The other day I was googling “layered+mac+and+cheese+casserole” for a completely different reason (than plain old mac and cheese) when I came across John Legend’s recipe. I also found a plethora of other recipes for layered mac and cheese. As I flipped through the internet pages searching the recipes, it dawned on me that I’ve never made layered mac and cheese. How is that even possible?! I’ll admit that after finding so many varying recipes for layered mac and cheese, I was intrigued. So I scrapped my original idea for a Thanksgiving mac and cheese casserole and decided to go with plain old mac and cheese instead. When it came down to which recipe I should follow, there was no contest. John Legend’s! Duh. While I didn’t follow Mr. Legend’s recipe very closely, the below recipe is modeled after his.
- 4 T. (½ stick) unsalted butter, plus more for baking dish (I used a whole stick but I think that was far too much butter)
- Coarse salt and freshly ground pepper
- 1 1b macaroni, shells, penne or any other shape noodle you enjoy for Mac and Cheese
- 2 (12-oz) cans evaporated milk
- ½ c. whole milk
- 2 large eggs
- ½ tsp. garlic salt
- ½ tsp. seasoned salt
- 24 oz. grated cheese (mixture of cheddar and Monterrey jack or whatever mixture floats your boat)
- cooked crumbled bacon for garnish (optional)
- Preheat oven to 375 degrees. Generously butter a 13-by-9-inch glass baking dish; set aside. (I used a smaller, deeper dish and did not butter it, FYI.) Bring a large pot of water to a boil; add salt and macaroni. Cook until al dente according to package directions. Drain, and return to pot. Add butter, and toss until pasta is coated and butter has melted; set aside.
- In a medium bowl, whisk together evaporated milk, whole milk, and eggs. Add seasoned salt, garlic powder, 1 teaspoon salt, and 1/2 teaspoon pepper; set aside. In another medium bowl, combine cheeses; set aside.
- Place 1/3 macaroni in an even layer in the bottom of prepared baking dish; cover evenly with 1/3 cheese. Repeat with remaining macaroni and cheese mixture. Pour milk mixture evenly over contents of baking dish. Sprinkle with bacon (if using).
- Bake until top layer is browned, 45 minutes. Let stand 10 to 15 minutes before serving.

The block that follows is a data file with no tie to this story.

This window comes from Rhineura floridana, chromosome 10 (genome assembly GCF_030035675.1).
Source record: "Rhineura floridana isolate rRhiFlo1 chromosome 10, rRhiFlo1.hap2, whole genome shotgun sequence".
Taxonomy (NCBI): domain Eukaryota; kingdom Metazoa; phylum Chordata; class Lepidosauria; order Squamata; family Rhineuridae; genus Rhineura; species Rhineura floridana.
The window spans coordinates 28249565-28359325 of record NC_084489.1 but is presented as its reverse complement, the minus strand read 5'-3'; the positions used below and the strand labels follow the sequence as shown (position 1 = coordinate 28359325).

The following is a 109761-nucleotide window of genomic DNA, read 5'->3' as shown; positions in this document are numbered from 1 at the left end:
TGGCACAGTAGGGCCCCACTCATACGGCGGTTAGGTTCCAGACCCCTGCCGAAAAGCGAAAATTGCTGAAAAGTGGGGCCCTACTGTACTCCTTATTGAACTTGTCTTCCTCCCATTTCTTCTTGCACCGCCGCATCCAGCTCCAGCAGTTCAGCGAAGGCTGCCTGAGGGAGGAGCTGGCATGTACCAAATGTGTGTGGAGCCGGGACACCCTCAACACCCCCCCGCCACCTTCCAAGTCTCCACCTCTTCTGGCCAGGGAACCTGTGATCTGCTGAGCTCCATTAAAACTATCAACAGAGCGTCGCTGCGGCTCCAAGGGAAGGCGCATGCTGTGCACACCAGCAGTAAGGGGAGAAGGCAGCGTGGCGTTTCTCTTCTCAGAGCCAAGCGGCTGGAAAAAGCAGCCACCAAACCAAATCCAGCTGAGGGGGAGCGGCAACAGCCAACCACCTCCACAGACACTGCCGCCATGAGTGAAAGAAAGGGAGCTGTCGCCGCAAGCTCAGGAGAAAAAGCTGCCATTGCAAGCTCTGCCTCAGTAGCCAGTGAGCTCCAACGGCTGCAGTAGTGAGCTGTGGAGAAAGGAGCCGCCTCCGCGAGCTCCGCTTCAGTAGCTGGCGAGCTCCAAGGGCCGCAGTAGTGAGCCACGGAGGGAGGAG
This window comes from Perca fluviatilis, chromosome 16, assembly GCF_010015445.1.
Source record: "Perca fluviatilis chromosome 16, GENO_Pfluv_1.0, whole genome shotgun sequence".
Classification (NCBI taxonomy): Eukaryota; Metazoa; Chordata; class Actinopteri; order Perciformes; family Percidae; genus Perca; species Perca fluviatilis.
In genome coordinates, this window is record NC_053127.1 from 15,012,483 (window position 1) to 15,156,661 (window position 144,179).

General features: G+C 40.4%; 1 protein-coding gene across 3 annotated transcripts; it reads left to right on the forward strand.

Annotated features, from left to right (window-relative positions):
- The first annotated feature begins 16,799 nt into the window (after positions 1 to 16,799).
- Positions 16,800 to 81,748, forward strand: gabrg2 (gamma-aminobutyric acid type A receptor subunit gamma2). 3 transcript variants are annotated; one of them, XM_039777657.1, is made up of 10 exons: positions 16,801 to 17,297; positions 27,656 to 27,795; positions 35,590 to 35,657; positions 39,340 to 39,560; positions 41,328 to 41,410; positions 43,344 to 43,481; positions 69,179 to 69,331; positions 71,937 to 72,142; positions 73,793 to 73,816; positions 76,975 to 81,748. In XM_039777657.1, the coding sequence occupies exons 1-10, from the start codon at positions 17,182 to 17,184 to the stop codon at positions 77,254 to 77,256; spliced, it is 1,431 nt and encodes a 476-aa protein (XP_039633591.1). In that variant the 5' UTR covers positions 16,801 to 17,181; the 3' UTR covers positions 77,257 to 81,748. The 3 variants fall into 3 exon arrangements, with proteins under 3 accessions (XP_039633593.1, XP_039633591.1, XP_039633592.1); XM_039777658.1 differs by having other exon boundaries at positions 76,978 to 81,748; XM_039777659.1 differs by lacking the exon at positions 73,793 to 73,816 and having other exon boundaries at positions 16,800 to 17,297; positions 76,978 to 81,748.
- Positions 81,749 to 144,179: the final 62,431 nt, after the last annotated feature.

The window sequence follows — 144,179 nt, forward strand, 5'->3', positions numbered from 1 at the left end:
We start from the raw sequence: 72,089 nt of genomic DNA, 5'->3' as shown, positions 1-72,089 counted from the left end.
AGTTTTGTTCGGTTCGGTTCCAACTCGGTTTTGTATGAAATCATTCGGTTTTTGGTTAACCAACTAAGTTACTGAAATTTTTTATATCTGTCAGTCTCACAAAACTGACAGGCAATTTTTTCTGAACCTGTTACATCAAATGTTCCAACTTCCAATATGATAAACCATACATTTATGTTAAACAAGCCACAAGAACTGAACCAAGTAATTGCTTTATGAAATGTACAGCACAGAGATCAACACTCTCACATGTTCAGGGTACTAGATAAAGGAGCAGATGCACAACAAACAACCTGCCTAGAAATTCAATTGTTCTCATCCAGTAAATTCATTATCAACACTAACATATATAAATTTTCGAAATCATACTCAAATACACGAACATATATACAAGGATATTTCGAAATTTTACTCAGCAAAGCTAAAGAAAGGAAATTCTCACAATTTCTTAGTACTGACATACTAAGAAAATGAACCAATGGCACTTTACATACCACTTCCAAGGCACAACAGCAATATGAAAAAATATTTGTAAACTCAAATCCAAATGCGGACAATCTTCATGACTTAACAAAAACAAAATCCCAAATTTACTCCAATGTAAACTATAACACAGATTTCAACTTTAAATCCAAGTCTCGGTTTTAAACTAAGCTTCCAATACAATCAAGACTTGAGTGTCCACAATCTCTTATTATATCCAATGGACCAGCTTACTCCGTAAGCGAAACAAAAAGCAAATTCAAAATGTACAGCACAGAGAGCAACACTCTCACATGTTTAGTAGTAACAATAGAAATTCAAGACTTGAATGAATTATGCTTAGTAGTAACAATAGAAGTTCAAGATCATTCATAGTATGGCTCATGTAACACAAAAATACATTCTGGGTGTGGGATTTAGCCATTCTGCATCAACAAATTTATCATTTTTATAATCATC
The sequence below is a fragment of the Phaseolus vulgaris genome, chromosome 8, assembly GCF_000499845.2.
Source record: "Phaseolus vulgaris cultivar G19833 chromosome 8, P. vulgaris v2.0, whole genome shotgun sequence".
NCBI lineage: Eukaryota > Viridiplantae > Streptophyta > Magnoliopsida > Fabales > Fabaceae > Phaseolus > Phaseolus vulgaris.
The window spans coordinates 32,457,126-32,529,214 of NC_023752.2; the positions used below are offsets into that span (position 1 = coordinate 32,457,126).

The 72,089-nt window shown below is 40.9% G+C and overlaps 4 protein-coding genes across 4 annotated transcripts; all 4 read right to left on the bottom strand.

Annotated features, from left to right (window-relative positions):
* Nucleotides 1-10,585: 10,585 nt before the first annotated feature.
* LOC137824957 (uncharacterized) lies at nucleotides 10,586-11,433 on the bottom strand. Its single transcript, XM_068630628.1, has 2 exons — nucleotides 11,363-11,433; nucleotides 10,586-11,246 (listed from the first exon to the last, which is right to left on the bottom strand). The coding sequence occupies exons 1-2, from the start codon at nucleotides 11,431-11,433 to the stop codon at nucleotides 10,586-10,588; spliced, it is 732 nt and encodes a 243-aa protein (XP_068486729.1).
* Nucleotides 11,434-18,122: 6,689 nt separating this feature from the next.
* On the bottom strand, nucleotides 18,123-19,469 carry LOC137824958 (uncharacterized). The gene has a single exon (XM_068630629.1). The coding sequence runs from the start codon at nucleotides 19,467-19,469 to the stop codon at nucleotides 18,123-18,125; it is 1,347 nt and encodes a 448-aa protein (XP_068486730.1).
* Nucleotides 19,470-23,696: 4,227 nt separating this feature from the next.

The way I layered my 7-cheese Mac was mozzarella and fontina on the bottom, brie and havarti next and Gruyère, white cheddar and Asiago on top.
I was anticipating this dish all night. All day, really. I love mac and cheese. I couldn’t wait to dig in to what I knew was going to be cheesy goodness. I had to bake mine for about 60 minutes instead of the recommended 45 because when I took it out at 45 minutes it was still incredibly runny. (This may have been because of the depth of the dish I used.)
When I finally dug into the noodle dish, I was annoyed to see curdles in the top layer. At first I blamed the curdles on the egg. I don’t think I’ve ever used eggs before in Mac and Cheese so that seemed the obvious scapegoat. But after I thought about it, I figured the curdles had to be the cheese. They were only floating in the very top layer, so I’d pinpointed the curdles to either Gruyère, cheddar or Asiago. (My bet is on Cheddar. I just don’t think cheddar melts nicely at all. Think back to the last time you made a grilled cheese sandwich with cheddar. Didn’t the cheese take FOREVER to melt? Plus the bottom two layers of the dish that used the nice melty cheese were sans curdles. In fact, when I dug into the dish the mozzarella at the very bottom stretched upward and outward as I lifted the creamy noodles onto my plate.
So this dish isn’t perfect. I guess next time I would nix the cheddar and but probably try the whole thing over again exactly as I did tonight, for the most part.
I did like how lazy you can be with this homemade Mac and Cheese. There’s no prepared sauce. No roux. Nothing. And yet the finished product (for the most part) comes out as a cohesive mac and cheese dish. I like it. This is definitely the lazy man’s homemade mac and cheese. (No offense, John Legend.)